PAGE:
Andy Murray loses to Roger Federer in Wimbledon final

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By a Newsnet reporter

Scot Andy Murray has lost out in his bid to become Wimbledon champion going down 4-6, 7-5, 6-3, 6-4 to Swiss Roger Federer.

In an enthralling encounter, Murray failed to prevent the Swiss legend winning his seventh Wimbledon title.

It wasn’t to be for the Dunblane man who had become the first male player from the British Isles to play in a Wimbledon final since 1938.

In a match watched by millions across the UK and around the globe it was Murray who got off to a flyer, taking the first set 6-4, after breaking the Federer serve twice.

A set up, Murray looked the stronger as Federer struggled to gain a foothold.  However the Scotsman failed to convert a series of break points in a see-saw second set.  With the set looking to be heading for a tie-break it was the Swiss player who conjured up a break point of his own.

A sublime backhand slice volley converted the opportunity and the second set went to Federer 7-5.  It was against the run of play, and a blow for Murray.

Into the third set the first two games went with service until rain caused a break in play with Federer leading 40-love in the third game.  Momentum had swung in Federer’s favour and the rain delay allowed Murray the chance to re-group.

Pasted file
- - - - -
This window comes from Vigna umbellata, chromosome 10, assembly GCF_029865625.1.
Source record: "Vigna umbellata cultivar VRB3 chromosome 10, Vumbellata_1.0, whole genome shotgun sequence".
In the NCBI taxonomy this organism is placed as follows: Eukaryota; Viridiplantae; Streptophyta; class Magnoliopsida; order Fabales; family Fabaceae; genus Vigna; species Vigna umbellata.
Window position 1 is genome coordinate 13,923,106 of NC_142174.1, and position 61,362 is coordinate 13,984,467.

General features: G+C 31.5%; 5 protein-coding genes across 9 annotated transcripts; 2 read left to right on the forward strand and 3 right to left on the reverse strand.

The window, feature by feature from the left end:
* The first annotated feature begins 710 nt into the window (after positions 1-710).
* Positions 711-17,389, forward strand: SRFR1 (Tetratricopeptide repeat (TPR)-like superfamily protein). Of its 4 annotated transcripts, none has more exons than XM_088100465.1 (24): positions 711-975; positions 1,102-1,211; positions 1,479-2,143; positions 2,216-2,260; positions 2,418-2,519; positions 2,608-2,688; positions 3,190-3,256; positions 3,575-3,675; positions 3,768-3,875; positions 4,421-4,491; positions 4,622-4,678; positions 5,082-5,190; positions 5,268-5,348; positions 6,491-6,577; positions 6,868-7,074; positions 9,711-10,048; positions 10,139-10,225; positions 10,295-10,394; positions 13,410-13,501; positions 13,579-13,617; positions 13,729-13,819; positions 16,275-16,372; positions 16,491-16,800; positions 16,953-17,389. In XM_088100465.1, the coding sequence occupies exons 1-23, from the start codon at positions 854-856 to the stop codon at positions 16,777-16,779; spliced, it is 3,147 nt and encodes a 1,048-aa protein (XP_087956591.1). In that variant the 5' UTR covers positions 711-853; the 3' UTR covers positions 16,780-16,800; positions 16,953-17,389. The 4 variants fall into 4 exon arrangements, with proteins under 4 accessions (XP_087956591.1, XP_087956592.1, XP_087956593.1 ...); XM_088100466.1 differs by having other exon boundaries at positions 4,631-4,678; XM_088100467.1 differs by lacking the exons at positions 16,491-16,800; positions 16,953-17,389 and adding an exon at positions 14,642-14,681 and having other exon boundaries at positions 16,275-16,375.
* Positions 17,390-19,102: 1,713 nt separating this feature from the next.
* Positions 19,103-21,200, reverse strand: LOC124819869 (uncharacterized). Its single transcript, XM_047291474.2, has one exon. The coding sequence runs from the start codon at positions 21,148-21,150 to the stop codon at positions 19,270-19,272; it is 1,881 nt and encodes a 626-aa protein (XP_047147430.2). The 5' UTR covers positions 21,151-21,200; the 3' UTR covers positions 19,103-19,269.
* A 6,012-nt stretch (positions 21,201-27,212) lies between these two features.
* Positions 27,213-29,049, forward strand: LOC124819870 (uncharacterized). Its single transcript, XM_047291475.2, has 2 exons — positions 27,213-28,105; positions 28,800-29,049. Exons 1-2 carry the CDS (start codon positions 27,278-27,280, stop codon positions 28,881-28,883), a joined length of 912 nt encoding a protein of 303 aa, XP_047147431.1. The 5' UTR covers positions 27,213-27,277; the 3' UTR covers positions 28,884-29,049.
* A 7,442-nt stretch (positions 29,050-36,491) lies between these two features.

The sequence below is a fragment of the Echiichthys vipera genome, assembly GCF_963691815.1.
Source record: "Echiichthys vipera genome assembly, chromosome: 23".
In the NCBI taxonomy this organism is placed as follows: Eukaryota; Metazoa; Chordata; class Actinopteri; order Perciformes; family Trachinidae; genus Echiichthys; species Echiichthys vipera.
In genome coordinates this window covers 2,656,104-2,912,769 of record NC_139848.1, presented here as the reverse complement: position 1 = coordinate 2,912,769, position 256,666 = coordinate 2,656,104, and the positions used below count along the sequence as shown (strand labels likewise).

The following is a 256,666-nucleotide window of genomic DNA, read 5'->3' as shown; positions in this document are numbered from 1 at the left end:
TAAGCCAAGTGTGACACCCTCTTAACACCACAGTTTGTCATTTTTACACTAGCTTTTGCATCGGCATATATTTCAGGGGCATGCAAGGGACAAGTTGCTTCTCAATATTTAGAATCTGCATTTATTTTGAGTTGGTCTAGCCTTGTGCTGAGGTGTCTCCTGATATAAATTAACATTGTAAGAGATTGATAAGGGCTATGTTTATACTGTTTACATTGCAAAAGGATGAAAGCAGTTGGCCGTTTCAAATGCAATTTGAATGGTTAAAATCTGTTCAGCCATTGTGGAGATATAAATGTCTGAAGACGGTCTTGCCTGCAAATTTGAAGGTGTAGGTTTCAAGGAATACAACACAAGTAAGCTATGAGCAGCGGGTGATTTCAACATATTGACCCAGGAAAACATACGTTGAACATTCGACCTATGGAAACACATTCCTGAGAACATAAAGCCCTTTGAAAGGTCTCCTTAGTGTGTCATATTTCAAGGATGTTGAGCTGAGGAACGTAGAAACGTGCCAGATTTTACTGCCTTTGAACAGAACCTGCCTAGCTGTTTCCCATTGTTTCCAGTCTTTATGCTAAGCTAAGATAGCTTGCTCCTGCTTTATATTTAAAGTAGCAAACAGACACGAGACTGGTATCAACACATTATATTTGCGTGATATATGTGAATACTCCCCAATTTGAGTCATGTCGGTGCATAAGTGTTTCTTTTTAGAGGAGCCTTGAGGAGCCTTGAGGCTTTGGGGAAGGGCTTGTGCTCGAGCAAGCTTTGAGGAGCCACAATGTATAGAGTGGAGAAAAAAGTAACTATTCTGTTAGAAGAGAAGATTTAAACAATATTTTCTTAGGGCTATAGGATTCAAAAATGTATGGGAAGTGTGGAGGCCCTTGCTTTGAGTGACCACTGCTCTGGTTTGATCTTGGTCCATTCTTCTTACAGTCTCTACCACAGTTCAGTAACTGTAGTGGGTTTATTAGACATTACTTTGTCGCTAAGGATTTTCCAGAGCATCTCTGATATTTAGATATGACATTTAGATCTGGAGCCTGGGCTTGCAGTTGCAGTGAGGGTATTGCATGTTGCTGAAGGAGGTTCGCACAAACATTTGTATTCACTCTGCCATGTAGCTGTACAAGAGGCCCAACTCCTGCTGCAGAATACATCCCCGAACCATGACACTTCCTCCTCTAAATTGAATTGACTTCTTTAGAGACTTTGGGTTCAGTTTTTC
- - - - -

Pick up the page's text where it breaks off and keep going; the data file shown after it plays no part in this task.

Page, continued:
With the roof on it should have given Federer an advantage, his indoor game is one of the best.

And so it proved, in the sixth game of the third set it was Federer who moved ahead breaking Murray after a mammoth service game, the Scot losing his serve despite being forty love up at one point.

Down two games to five, Murray served to keep the set alive which he duly did.

But it was Federer who took the third set holding his own serve and in doing so taking a two sets to one lead in the match.

The match appeared to be moving away from the Scotsman as Federer’s class began to tell.

The fourth set proved too much for the brave Dunblane man as Federer swept to take it 6-3 and with it the championship.

Take nothing away from Murray who held his own for much of the match and never gave up, but the Swiss player showed why he had won 16 grand slam titles coming into this final.

This championship win takes the tally to seventeen, seven of them at Wimbledon, and in doing so he joins Pete Sampras for the most number of Wimbledon wins.

Federer also equals the Sampras record for the number of weeks as world number one at 286, a record he will now overtake for certain.